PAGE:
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Am J Med Sci. 2002 Dec;324(6):310-3.

Smoking and the genetics of signal transduction: an association study on retinopathy in type 1 diabetes.

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Section of Occupational Health Medicine, Department of Biopathology and Imaging Diagnostics, University of Rome Tor Vergata, Rome, Italy.



Recent studies suggest a complex association between smoking and retinopathy that probably depends on the interaction between many variables. We have reported an association between ACP1 phenotype and retinopathy in type 1 diabetes. Additionally, the deleterious effects of smoking on intrauterine growth are dependent on ACP1, a low-molecular-weight tyrosine phosphatase that modifies signal transduction. We examine here the interaction between smoking and ACP1 as a mediator of susceptibility to diabetic retinopathy in a sample of puerperae with type 1 diabetes.


Seventy-eight women who had just delivered live infants were studied. ACP1 phenotype was determined by starch gel electrophoresis. Three-way contingency tables were analyzed.


There is a significant epistatic interaction between smoking and ACP1 phenotype concerning their effects on retinopathy. In subjects with low ACP1 activity, frequency of retinopathy was slightly higher in smokers than in nonsmokers. However, in subjects with medium-high ACP1 activity, frequency of retinopathy was significantly lower in smokers than in nonsmokers. A logistic regression analysis using retinopathy as the dependent variable revealed that smoking, ACP1, and ACP1 by smoking interaction, as well as the interaction between smoking and age of the women, are the most robust predictors of retinopathy.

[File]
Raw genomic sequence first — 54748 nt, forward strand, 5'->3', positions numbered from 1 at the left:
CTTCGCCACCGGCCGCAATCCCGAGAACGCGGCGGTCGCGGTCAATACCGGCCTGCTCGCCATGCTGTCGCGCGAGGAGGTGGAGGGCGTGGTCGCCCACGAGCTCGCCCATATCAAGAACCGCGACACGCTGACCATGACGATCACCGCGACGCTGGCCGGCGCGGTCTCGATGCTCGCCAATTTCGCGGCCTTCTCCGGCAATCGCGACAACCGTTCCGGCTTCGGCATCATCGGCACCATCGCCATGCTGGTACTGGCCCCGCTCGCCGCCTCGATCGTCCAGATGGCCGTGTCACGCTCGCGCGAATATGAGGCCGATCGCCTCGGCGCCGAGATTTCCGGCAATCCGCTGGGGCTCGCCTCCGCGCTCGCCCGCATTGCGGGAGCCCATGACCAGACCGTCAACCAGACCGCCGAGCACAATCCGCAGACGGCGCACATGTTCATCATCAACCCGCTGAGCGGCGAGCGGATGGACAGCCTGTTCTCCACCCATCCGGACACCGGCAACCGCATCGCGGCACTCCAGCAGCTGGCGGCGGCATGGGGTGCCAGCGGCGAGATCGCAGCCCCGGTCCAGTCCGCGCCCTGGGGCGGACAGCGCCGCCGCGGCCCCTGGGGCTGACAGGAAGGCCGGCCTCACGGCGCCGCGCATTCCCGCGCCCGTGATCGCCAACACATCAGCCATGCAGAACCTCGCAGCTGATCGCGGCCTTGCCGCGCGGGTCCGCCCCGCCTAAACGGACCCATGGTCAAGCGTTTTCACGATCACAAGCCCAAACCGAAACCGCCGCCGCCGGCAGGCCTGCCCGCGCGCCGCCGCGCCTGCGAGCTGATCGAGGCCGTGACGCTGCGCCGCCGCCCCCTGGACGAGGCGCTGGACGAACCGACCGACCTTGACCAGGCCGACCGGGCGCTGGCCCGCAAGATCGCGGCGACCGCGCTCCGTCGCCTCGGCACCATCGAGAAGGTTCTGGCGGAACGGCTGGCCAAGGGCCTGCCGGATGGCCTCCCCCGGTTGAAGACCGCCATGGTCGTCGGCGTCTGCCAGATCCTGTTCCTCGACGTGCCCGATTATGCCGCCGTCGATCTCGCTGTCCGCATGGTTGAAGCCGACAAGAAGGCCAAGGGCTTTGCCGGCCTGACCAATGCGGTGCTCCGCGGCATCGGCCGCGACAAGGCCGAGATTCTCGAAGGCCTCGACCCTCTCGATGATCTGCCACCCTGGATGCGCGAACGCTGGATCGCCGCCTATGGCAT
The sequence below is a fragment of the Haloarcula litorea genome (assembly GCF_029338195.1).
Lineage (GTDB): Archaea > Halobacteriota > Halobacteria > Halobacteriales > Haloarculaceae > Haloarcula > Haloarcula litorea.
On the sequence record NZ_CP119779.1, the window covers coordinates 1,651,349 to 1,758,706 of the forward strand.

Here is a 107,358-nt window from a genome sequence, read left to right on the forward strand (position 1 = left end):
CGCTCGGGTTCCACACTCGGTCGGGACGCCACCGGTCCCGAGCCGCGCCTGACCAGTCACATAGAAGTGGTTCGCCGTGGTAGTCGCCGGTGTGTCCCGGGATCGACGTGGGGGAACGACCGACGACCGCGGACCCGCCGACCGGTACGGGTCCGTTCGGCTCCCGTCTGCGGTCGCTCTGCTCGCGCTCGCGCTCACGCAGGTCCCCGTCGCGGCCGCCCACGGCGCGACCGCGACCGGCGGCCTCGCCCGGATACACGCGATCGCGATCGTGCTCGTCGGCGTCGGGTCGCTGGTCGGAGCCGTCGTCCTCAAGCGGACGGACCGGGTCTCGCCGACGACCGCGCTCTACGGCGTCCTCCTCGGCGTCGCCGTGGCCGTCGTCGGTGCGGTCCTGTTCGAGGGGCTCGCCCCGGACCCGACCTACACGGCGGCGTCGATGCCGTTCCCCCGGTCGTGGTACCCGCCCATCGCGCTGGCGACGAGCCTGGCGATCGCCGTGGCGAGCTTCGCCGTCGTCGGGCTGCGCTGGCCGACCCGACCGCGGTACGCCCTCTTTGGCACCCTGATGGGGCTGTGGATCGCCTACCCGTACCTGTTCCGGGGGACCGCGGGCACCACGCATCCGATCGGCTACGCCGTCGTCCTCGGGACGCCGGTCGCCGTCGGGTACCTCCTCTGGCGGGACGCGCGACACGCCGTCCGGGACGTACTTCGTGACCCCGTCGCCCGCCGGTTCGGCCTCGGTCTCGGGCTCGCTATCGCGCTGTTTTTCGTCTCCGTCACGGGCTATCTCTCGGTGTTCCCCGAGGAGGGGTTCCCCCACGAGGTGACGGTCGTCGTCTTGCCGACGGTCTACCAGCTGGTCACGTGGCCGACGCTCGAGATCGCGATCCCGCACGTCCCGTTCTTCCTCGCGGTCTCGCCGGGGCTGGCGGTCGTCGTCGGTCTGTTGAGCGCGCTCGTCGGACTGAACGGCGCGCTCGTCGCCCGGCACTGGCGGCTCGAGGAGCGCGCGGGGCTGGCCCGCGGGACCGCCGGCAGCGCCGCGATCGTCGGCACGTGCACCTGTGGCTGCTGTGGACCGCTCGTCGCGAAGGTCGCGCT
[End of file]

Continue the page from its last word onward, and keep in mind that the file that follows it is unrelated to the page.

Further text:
The effect of smoking on retinopathy in women with type 1 diabetes depends on many variables, which supports the hypothesis of complex interactions between smoking and other variables in the pathogenesis of this disease. Variability of genetic factors involved in signal transduction may affect endothelium proliferation through the regulation of growth factors and through regulation of glycemic levels. Because cigarette smoke influences signal transduction, its impact on diabetic retinopathy may be mediated by ACP1.

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